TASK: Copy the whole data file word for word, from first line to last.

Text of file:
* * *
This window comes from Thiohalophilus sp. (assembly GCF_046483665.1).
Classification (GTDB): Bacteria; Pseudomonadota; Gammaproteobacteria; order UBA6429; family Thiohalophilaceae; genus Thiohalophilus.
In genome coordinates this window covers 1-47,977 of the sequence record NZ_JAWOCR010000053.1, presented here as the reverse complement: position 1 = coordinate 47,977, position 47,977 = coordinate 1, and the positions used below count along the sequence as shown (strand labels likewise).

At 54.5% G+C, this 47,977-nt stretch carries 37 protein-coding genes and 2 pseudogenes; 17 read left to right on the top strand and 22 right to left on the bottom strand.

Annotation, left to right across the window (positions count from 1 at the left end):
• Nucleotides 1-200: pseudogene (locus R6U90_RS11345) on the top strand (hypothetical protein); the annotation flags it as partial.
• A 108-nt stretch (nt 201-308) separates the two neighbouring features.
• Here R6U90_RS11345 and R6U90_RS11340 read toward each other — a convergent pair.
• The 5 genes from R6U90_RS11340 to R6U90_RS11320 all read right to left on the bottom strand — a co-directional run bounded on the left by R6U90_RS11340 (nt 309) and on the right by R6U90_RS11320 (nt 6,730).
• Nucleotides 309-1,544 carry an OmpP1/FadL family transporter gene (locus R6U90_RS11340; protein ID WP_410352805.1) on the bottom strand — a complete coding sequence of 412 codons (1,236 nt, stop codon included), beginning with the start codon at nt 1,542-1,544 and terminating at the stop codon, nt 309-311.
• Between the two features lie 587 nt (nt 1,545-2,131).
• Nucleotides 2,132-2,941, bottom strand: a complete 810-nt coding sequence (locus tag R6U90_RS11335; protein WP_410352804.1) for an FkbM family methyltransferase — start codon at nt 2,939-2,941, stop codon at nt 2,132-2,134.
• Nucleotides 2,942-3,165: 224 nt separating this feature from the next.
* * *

This window comes from Thiohalophilus sp. (assembly GCF_046483665.1).
Classification (GTDB): Bacteria; Pseudomonadota; Gammaproteobacteria; order UBA6429; family Thiohalophilaceae; genus Thiohalophilus.
In genome coordinates this window covers 1-47,977 of the sequence record NZ_JAWOCR010000053.1, presented here as the reverse complement: position 1 = coordinate 47,977, position 47,977 = coordinate 1, and the positions used below count along the sequence as shown (strand labels likewise).

At 54.5% G+C, this 47,977-nt stretch carries 37 protein-coding genes and 2 pseudogenes; 17 read left to right on the top strand and 22 right to left on the bottom strand.

Annotation, left to right across the window (positions count from 1 at the left end):
• Nucleotides 1-200: pseudogene (locus R6U90_RS11345) on the top strand (hypothetical protein); the annotation flags it as partial.
• A 108-nt stretch (nt 201-308) separates the two neighbouring features.
• Here R6U90_RS11345 and R6U90_RS11340 read toward each other — a convergent pair.
• The 5 genes from R6U90_RS11340 to R6U90_RS11320 all read right to left on the bottom strand — a co-directional run bounded on the left by R6U90_RS11340 (nt 309) and on the right by R6U90_RS11320 (nt 6,730).
• Nucleotides 309-1,544 carry an OmpP1/FadL family transporter gene (locus R6U90_RS11340; protein ID WP_410352805.1) on the bottom strand — a complete coding sequence of 412 codons (1,236 nt, stop codon included), beginning with the start codon at nt 1,542-1,544 and terminating at the stop codon, nt 309-311.
• Between the two features lie 587 nt (nt 1,545-2,131).
• Nucleotides 2,132-2,941, bottom strand: a complete 810-nt coding sequence (locus tag R6U90_RS11335; protein WP_410352804.1) for an FkbM family methyltransferase — start codon at nt 2,939-2,941, stop codon at nt 2,132-2,134.
• Nucleotides 2,942-3,165: 224 nt separating this feature from the next.